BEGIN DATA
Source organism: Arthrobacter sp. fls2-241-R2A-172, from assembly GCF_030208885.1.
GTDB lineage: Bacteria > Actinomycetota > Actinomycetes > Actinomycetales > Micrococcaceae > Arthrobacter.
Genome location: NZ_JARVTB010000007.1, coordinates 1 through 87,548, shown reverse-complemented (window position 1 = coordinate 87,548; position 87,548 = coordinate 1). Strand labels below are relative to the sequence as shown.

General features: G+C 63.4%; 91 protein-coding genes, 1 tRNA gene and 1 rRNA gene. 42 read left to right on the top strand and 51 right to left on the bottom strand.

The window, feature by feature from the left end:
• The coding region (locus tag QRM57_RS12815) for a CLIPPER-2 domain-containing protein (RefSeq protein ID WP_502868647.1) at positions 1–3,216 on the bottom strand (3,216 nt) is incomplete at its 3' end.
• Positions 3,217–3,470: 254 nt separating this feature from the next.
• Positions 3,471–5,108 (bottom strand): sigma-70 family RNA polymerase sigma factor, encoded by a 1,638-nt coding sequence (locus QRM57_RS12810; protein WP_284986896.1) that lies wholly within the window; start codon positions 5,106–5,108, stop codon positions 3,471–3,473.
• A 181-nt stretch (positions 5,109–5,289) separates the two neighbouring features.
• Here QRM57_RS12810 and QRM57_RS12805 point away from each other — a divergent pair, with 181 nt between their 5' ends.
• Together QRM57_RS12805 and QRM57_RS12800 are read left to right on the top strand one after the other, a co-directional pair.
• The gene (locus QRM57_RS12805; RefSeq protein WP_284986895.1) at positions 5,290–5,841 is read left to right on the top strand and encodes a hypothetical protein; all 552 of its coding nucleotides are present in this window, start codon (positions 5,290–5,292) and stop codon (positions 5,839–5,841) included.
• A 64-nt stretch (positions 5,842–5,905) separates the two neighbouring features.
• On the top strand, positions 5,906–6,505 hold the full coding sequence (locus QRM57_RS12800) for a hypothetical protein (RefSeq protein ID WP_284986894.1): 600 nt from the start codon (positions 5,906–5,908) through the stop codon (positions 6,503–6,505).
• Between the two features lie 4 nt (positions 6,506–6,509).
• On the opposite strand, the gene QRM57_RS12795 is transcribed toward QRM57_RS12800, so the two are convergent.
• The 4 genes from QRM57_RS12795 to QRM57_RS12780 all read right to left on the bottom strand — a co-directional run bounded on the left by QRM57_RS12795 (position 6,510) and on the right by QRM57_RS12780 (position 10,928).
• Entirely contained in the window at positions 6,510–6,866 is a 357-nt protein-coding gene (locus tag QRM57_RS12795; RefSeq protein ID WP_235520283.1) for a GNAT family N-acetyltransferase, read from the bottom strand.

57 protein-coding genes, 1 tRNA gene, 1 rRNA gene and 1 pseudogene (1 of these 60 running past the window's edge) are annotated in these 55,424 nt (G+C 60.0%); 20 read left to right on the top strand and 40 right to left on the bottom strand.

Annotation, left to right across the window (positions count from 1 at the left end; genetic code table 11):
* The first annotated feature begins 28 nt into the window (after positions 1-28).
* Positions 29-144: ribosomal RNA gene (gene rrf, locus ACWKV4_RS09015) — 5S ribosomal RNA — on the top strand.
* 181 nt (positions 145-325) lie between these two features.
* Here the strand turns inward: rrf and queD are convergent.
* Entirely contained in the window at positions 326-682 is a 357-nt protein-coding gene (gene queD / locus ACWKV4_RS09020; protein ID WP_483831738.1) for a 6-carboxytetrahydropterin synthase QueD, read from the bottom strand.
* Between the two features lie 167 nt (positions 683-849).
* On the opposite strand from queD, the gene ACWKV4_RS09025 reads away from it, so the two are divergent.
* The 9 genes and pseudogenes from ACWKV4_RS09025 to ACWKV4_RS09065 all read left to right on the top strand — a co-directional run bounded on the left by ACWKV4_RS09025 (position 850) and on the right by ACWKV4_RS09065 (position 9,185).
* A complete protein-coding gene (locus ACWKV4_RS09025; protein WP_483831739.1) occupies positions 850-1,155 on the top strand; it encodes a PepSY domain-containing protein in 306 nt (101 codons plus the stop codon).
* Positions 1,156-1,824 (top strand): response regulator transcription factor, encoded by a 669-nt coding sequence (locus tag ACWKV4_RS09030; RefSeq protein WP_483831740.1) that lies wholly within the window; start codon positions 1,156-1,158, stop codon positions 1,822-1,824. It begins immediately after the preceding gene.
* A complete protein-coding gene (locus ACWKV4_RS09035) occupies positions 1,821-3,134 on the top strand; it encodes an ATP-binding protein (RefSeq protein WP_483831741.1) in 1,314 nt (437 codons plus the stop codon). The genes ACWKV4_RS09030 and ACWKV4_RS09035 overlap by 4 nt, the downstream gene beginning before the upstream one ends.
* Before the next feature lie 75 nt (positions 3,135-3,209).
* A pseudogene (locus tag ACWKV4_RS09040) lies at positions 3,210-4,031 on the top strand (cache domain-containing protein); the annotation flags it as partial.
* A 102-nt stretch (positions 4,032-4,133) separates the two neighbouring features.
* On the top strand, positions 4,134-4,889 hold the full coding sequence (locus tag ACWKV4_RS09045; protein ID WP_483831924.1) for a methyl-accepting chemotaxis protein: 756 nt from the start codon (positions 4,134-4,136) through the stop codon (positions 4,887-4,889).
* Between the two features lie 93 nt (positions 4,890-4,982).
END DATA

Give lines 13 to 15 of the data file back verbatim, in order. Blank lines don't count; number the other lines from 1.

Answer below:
• A 64-nt stretch (positions 5,842–5,905) separates the two neighbouring features.
• On the top strand, positions 5,906–6,505 hold the full coding sequence (locus QRM57_RS12800) for a hypothetical protein (RefSeq protein ID WP_284986894.1): 600 nt from the start codon (positions 5,906–5,908) through the stop codon (positions 6,503–6,505).
• Between the two features lie 4 nt (positions 6,506–6,509).